This was further complicated by the NCAA argument that they did their best to be safe with the information they had at the time and that players were taking the risks of an inherently dangerous sport.

“Given the unpopularity of the NCAA and a sympathetic plaintiff, and the jury has still ruled against the plaintiff, that’s quite indicative,” Feldman said. case that could potentially provide a roadmap for hundreds or thousands of other plaintiffs.”

The judging panel had to vote at least 9-3 to reach a verdict on questions asking whether or not the NCAA had done anything that increased Gee’s risks and hadn’t taken steps that would minimize Gee’s risks without affecting the sport . or football. The panel voted 11-1 and 10-2 answering these questions in favor of the NCAA.

“We have had deep sympathy for the Gee family from the start,” said NCAA attorney Will Stute. “But we feel this verdict is a vindication of the stand we’ve taken in all these cases, which is science and medicine in Matthew Gee’s Circumstance did not support causation”.

Stute had argued that the medical evidence is unclear about what causes CTE and what the impacts of that disease are.

Gee’s lawyers said CTE, which is found in athletes and military veterans who have sustained repetitive brain injuries, was an indirect cause of death because head trauma has been shown to promote substance abuse.

Alana Gee had testified that the college sweethearts had a good 20 years of marriage before her husband’s mental health began to deteriorate and he became angry, depressed and impulsive, and he began overeating and abusing drugs and alcohol.

The NCAA said the case stemmed from what it knew at the time Gee played, from 1988 to ’92, and not from the CTE, which was first discovered in the brain of a deceased NFL player in 2005.

Gee never reported having a concussion and said in an application to play for the Raiders after graduation that he had never fainted, Stute said.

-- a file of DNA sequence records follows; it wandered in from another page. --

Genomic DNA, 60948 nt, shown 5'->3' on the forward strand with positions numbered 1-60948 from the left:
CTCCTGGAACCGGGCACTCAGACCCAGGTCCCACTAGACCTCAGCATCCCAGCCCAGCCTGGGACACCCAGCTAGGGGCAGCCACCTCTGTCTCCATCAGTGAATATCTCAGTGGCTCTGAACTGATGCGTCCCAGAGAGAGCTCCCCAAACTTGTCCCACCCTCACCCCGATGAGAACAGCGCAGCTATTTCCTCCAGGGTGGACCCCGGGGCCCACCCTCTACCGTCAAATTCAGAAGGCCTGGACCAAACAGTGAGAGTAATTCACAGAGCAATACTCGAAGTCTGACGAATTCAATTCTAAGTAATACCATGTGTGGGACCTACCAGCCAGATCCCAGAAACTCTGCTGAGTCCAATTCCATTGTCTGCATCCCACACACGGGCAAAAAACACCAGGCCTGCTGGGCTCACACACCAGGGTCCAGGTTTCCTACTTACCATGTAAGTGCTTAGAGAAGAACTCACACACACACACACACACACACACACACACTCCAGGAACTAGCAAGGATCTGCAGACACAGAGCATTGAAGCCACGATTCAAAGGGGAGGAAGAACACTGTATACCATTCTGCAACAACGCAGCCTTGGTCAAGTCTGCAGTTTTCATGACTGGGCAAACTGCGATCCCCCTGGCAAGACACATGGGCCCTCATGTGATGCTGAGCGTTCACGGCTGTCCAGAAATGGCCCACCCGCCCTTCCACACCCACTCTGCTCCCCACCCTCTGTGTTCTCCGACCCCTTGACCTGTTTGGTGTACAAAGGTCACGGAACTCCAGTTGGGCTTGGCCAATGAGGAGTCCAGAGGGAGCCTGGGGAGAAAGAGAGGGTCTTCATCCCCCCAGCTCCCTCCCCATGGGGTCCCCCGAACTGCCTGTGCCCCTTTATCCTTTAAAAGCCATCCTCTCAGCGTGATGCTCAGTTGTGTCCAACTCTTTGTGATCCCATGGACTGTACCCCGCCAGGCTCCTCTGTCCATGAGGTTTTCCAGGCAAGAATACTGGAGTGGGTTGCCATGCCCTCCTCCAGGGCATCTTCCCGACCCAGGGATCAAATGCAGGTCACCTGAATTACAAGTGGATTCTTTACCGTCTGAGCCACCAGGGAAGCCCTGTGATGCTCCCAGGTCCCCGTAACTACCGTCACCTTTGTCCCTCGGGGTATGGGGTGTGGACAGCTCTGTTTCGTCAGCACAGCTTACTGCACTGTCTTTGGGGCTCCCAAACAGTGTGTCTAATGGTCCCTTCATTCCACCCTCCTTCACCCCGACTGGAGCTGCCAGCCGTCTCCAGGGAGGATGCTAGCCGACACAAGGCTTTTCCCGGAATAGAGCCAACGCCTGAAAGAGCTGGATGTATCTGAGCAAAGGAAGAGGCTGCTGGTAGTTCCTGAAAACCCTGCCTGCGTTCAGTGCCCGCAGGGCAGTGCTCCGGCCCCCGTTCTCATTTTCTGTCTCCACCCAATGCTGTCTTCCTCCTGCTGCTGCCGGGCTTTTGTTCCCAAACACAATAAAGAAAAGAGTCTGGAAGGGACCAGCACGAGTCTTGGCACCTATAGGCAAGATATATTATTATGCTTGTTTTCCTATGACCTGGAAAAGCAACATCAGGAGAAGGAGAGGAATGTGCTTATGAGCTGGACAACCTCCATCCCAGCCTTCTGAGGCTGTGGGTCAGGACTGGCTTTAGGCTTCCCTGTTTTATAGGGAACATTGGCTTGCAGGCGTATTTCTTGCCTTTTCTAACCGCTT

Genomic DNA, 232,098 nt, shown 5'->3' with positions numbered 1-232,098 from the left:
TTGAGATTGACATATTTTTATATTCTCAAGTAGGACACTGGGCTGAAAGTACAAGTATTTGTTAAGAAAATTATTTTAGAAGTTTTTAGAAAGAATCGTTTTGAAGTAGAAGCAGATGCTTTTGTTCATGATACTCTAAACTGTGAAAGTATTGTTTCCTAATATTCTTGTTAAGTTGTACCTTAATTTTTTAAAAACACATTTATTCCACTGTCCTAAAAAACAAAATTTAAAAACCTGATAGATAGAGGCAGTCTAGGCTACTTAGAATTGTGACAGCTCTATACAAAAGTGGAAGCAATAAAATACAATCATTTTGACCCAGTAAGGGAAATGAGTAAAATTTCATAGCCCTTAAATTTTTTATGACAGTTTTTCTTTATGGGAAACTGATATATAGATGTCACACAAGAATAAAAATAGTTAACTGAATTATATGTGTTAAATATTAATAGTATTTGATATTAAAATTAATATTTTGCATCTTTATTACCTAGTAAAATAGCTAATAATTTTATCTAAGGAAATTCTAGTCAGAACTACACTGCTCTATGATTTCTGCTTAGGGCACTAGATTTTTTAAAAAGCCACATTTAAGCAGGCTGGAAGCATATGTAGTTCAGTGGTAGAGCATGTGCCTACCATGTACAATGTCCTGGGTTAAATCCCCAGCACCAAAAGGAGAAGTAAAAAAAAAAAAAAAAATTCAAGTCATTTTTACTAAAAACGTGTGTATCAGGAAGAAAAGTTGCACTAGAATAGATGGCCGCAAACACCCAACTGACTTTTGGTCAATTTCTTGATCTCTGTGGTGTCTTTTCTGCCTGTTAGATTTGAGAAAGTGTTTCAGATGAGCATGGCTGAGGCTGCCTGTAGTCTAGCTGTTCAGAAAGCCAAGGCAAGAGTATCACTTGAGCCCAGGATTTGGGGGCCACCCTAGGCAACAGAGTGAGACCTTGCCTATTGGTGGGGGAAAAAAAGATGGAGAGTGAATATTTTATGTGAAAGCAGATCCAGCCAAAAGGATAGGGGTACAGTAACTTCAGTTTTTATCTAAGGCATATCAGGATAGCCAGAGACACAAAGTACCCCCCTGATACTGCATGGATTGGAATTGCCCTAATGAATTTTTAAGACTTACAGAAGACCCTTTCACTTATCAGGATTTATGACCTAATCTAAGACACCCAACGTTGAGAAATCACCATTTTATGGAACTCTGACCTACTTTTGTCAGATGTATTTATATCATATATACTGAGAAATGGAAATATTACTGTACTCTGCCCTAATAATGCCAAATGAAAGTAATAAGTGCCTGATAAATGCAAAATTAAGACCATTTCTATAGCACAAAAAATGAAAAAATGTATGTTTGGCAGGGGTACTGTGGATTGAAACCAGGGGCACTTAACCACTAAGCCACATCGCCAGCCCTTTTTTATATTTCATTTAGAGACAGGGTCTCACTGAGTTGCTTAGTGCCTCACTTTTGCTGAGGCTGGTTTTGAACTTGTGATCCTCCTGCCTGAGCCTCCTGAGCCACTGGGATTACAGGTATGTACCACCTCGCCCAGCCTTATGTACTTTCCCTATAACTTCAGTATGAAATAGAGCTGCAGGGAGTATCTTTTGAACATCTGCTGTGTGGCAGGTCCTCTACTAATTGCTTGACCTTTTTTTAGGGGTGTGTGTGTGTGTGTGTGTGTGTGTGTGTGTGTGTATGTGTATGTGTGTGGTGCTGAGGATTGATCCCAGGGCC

“You can’t hold the NCAA accountable for something that 40 years later no one has ever reported,” Stute said in his closing argument. “The plaintiffs want you in a time travel machine. We don’t have one at the NCAA. That’s not fair.” .”

Lawyers for Gee’s family said there was no doubt Matt Gee suffered concussions and countless sub-concussive blows.

Mike Salmon, a teammate who went on to play in the NFL, tested that Gee, who was team captain his senior year, was once so dazed from a hit that he couldn’t call the next play.

Gee was one of five linebackers on the 1989 Trojans team who died before turning 50. All showed signs of mental deterioration associated with head trauma.

As with teammate and NFL star Junior Seau, who committed suicide in 2012, Gee’s brain was examined posthumously at Boston University’s Chronic Traumatic Encephalopathy Center and found to have CTE.

Jurors were not allowed to hear testimony about Gee’s deceased teammates.

Alana Gee’s lawyers had argued that the NCAA, founded in 1906 for the safety of athletes, had known about impacts from head injuries since the 1930s but failed to educate players, ban head-on contact or implement baseline testing for concussion symptoms.

The Associated Press contributed to this report.